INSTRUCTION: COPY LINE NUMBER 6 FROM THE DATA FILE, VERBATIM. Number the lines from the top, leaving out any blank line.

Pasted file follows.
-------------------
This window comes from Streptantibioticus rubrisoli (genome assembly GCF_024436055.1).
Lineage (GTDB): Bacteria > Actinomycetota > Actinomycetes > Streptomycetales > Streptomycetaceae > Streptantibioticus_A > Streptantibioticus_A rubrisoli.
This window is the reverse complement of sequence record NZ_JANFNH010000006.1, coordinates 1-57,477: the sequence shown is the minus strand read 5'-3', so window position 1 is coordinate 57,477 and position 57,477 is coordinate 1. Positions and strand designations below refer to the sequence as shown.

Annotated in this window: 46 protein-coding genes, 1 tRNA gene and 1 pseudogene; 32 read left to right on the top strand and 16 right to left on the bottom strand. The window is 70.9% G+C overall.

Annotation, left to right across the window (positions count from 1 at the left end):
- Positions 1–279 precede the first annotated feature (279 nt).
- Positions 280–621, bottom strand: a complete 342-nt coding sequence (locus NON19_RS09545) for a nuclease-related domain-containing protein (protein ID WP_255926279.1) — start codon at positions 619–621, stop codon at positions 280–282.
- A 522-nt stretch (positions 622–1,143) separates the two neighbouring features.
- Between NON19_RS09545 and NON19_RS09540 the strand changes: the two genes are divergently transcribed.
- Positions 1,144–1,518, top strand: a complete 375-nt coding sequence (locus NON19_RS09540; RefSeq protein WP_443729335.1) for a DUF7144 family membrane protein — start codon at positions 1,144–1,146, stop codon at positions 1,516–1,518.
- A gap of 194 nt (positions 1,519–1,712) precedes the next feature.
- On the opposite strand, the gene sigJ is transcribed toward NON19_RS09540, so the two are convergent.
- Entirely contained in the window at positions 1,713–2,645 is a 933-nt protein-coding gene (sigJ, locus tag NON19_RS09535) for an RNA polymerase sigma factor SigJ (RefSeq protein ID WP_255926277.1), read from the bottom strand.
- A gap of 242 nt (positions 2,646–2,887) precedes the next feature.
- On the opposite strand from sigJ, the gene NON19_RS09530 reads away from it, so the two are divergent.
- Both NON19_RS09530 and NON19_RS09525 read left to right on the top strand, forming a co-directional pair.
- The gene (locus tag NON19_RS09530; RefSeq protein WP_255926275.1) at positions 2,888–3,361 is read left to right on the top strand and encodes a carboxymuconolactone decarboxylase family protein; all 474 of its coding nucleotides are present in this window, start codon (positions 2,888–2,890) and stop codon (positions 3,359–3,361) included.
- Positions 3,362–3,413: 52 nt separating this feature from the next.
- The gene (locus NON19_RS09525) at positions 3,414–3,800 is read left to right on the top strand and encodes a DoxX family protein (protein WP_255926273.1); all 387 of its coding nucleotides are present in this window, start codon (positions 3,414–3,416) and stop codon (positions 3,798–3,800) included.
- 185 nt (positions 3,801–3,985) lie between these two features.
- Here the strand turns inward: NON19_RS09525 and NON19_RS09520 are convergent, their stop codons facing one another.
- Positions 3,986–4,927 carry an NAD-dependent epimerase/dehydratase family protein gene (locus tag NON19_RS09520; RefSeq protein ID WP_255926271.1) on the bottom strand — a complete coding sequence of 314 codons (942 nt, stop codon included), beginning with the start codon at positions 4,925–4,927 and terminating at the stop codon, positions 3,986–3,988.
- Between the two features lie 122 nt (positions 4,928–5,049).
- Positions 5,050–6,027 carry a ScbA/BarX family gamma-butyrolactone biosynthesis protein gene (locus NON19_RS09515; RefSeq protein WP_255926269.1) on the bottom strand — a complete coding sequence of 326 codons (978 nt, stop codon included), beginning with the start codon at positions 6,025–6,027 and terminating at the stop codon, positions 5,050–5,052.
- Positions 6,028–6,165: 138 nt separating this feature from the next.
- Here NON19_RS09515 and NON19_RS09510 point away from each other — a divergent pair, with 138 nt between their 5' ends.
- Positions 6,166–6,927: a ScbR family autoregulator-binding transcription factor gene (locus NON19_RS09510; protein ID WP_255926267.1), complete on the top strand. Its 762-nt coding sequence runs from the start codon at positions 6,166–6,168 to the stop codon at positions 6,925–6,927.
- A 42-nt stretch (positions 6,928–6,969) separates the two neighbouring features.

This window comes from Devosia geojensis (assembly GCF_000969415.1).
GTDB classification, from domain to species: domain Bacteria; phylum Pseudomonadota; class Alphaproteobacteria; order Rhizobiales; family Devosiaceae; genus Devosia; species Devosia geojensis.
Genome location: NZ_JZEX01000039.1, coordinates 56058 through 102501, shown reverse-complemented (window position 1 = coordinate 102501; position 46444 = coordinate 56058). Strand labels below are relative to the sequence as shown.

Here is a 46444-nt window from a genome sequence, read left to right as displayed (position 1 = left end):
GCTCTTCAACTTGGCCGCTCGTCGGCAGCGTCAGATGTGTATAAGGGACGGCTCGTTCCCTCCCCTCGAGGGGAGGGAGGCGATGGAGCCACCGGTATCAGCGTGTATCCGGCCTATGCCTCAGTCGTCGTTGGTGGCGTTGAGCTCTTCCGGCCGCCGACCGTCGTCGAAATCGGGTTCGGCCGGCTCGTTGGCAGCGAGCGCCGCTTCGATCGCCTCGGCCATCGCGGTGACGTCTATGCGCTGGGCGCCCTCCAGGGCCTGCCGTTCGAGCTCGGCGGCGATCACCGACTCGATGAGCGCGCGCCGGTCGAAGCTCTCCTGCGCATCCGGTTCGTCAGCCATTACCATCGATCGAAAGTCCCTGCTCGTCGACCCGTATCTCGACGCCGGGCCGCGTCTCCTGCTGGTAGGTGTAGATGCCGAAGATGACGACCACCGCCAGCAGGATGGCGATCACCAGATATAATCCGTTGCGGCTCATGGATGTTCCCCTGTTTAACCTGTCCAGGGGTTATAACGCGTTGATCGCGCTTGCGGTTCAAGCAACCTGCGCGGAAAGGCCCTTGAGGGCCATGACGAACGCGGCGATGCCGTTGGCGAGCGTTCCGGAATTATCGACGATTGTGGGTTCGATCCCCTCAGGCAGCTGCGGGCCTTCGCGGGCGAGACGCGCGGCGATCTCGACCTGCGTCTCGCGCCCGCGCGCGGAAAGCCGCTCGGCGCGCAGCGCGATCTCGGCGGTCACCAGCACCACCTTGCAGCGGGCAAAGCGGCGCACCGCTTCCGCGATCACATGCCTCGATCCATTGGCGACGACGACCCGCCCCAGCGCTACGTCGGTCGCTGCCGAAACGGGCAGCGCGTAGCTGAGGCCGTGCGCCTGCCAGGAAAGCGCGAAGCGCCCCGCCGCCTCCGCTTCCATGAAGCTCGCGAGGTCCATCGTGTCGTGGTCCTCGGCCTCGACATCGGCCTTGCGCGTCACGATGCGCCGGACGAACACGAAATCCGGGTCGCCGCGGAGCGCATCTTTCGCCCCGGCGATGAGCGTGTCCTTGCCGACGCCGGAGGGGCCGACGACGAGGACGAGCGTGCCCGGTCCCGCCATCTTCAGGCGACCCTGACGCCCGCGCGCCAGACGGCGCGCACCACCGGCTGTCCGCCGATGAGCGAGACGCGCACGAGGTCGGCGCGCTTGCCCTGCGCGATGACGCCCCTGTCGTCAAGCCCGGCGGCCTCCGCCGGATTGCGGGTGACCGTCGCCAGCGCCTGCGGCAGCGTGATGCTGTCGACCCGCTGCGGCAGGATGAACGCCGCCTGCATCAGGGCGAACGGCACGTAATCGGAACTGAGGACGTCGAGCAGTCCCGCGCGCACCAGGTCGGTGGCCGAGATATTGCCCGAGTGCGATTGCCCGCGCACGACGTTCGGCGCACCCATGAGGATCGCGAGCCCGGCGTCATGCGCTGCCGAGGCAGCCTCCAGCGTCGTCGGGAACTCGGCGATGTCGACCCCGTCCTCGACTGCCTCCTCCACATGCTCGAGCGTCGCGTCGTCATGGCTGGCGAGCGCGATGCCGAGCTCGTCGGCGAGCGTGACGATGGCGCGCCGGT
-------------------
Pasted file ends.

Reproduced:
- Positions 1–279 precede the first annotated feature (279 nt).